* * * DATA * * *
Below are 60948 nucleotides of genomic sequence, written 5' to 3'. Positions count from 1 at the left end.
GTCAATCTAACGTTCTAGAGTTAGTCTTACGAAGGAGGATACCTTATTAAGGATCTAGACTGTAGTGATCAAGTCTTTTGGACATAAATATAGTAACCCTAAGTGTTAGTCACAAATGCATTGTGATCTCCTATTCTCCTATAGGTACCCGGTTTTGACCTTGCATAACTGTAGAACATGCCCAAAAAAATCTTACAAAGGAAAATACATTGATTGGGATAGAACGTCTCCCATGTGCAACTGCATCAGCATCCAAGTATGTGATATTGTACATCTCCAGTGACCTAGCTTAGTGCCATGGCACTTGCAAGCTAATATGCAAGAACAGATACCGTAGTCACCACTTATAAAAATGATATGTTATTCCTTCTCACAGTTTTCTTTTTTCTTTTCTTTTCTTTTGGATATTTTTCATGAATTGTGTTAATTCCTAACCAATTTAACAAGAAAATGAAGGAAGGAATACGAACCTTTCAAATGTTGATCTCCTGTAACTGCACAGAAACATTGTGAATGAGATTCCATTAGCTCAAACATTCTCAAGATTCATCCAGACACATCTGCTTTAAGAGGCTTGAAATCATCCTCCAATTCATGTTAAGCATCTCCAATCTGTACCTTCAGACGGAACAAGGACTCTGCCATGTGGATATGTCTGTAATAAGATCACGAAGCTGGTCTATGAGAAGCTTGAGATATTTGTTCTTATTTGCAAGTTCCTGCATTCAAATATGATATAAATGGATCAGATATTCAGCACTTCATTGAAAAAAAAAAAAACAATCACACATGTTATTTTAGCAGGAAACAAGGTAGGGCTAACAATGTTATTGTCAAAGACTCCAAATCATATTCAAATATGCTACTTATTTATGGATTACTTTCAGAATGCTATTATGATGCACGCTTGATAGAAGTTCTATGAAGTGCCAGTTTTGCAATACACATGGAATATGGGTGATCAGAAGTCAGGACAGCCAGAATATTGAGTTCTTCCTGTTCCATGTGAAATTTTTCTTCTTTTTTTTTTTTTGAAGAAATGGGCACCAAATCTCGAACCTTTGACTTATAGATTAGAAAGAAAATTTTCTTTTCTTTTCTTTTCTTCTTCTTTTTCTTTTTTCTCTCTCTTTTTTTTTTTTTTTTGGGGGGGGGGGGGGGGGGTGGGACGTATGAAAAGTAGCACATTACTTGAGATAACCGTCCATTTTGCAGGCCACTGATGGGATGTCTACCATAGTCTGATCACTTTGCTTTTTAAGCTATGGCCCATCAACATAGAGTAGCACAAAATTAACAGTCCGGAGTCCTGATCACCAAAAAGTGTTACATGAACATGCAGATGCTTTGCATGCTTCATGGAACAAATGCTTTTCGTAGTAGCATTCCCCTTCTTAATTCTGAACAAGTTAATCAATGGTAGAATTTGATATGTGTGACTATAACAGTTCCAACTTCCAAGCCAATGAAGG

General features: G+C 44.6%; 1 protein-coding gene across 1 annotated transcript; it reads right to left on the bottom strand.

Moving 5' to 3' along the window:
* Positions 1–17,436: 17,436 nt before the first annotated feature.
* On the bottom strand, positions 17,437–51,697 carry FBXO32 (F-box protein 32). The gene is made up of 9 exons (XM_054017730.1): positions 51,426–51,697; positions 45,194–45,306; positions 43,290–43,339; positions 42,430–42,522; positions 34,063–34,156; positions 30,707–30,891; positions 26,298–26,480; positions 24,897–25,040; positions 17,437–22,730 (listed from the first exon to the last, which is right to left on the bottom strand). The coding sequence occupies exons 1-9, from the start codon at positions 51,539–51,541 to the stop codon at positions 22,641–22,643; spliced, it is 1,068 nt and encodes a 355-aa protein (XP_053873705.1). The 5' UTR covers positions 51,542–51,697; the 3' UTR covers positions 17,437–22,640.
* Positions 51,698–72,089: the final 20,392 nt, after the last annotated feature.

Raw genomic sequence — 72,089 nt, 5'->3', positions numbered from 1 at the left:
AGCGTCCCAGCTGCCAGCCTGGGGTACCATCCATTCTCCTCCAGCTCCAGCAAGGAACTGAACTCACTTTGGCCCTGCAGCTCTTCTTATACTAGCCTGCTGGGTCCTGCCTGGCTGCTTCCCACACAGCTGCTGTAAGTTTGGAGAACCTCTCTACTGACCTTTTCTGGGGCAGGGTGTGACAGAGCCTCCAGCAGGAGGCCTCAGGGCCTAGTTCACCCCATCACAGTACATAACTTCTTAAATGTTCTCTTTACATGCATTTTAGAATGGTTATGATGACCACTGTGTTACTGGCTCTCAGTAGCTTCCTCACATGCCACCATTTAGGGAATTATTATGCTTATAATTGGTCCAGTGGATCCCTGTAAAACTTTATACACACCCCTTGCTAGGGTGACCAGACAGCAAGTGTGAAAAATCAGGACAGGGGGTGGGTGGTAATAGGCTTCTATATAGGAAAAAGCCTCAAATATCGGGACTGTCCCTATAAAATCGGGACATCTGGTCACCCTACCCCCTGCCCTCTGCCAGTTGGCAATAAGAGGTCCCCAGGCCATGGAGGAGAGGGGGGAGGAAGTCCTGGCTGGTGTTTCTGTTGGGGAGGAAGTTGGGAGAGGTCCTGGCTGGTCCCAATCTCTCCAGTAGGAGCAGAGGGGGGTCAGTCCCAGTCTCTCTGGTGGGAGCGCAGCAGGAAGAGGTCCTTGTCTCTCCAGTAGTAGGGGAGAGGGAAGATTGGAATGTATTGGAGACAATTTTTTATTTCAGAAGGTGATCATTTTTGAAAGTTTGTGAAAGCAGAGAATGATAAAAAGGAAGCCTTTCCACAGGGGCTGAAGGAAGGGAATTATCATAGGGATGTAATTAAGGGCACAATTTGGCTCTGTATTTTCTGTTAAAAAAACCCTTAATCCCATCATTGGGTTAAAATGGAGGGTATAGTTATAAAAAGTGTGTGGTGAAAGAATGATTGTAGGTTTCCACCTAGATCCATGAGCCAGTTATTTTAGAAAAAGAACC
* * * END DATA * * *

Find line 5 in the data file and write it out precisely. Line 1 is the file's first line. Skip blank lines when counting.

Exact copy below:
* Positions 1–17,436: 17,436 nt before the first annotated feature.